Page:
If you like Honeywell International's (NYSE: HON) prospects of hitting its guidance in 2016, then don't miss the chance to buy the stock, because it's a lot cheaper than many people might think. The aerospace, controls, and materials company represents a good value in the industrial sector. Here's why.

Honeywell's underlying cash flow
In a nutshell, Honeywell International's underlying free cash flow, or FCF, generation is a lot stronger than it looks. Why is this important? Simply put, because FCF (operating cash flow minus capital expenditures) is money a company can use to pay dividends, make buybacks, or secure earnings-enhancing acquisitions.  

In Honeywell's case, the company is in the middle of a five-year plan (2014 to 2018) intended to generate 4% to 6% sales growth per annum, with margin expansion helping generate double-digit earnings growth along the way. However, growth plans usually require investment, and Honeywell's capital expenditures are eating into its cash flow.

One way to look at it is to consider capital expenditures compared to depreciation. Normally, you'd want a company to have higher capital expenditures than depreciation, because it's usually a good idea for companies to grow, but as you can see, in recent years, Honeywell has significantly increased capital expenditures in order to fuel future growth.

HON Total Depreciation and Amortization (TTM) Chart

HON Total Depreciation and Amortization (TTM) data by YCharts.

In fact, the ratio of capital expenditures to depreciation and amortization has been around 1.2 to 1.25 in the last couple of years, when a ratio of 1 to 1.1 is more of a normal rate for an industrial company.

Honeywell International's guidance
As you can see (last column) from Honeywell's guidance for 2016, management expects a similar level of capital expenditure as in 2015, and its FCF conversion (the amount of net income converted into FCF) is forecast to be at 90%, moving toward 100% by 2017.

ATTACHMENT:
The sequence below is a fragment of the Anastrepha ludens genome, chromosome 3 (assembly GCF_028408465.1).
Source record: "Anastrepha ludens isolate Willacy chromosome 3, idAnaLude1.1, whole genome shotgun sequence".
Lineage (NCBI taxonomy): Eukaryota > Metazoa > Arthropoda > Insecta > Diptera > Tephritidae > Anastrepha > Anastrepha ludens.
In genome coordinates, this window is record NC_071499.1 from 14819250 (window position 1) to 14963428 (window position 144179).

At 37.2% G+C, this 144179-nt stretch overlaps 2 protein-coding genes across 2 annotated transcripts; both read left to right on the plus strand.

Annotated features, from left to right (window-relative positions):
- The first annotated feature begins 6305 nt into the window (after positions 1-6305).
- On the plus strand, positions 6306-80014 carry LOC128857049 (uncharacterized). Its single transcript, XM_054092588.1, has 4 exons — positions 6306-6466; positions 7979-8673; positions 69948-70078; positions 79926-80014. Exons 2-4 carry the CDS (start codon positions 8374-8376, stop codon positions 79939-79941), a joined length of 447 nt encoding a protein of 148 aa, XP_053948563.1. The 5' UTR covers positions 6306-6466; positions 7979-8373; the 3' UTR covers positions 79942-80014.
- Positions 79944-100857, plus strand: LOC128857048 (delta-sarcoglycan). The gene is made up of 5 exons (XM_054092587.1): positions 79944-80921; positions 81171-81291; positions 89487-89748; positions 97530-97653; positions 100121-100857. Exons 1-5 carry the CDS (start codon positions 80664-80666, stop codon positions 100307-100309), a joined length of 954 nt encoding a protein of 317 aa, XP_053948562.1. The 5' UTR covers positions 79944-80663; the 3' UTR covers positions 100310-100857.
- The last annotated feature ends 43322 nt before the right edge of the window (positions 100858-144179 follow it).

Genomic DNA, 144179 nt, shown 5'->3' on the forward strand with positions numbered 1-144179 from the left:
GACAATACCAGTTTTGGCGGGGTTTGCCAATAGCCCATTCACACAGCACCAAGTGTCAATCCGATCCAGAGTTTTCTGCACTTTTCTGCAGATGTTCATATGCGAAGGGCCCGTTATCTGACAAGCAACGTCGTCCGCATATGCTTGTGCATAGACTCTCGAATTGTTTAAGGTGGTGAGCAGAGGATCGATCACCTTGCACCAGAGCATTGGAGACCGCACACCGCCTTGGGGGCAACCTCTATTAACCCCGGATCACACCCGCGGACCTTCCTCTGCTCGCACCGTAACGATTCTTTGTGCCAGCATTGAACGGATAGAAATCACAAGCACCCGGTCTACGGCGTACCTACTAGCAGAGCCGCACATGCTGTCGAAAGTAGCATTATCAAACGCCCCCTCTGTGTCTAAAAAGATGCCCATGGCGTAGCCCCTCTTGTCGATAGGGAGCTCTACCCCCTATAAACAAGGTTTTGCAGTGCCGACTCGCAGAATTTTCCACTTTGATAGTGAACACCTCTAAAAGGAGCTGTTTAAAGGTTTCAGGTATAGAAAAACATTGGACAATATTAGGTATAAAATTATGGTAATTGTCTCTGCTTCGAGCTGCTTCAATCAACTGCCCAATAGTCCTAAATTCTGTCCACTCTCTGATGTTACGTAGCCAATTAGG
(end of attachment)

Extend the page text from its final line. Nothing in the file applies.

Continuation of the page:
Honeywell

Image source: Honeywell International presentations. 

As you can see in the following chart, Honeywell International's FCF conversion tends to bounce around -- this isn't unusual -- but the average is 1.13 in the last 10 years. In other words, recent conversion has been low because of investments.

Honeywell

Image source: Honeywell International presentations. 

Valuation scenarios
Honeywell's current Enterprise Value (market cap plus net debt), or EV, is around $76 billion. A look at the company's pre- and post-recession valuation suggests the company trades on a multiple of 17.5 to 22.5 times.

HON EV to Free Cash Flow (TTM) Chart

HON EV to Free Cash Flow (TTM) data by YCharts.

The following table outlines some scenarios where FCF conversion gets to 100% by 2018, and it factors in different net income growth rates for 2017 and 2018. As you can see when comparing that to the chart above, each scenario makes Honeywell look like a good value compared to historical valuations. Moreover, Honeywell should come out of the five-year plan in 2018 as a company with a higher margin profile.

 YearFCF/Net IncomeFCF/EV with 5%*FCF/EV with 7.5%*FCF/EV with 10%*
2016 Est. 90% 15.9 to 16.5 15.9 to 16.5 15.9 to 16.5
2017 Est. 95% 14.6 14.3 13.9
2018 Est. 100% 13.2 12.6 12

Data source: Company presentations and author's analysis. *Expected net income growth rate in 2017 and 2018 from the midpoint of 2016 net income.

The takeaway
All told, on valuation grounds, Honeywell looks like a good value, but as ever, there are caveats. Honeywell has a good record of meeting its earnings expectations, with analyst estimates exceeded in its last four quarters, but current conditions are deteriorating in the industrial sector. In other words, the company still needs to make its earnings numbers in 2016. Nevertheless, provided the global economy continues seeing the kind of growth rates generated in recent years, then Honeywell International can outperform its sector.

Lee Samaha has no position in any stocks mentioned. The Motley Fool has no position in any of the stocks mentioned. Try any of our Foolish newsletter services free for 30 days. We Fools may not all hold the same opinions, but we all believe that considering a diverse range of insights makes us better investors. The Motley Fool has a disclosure policy.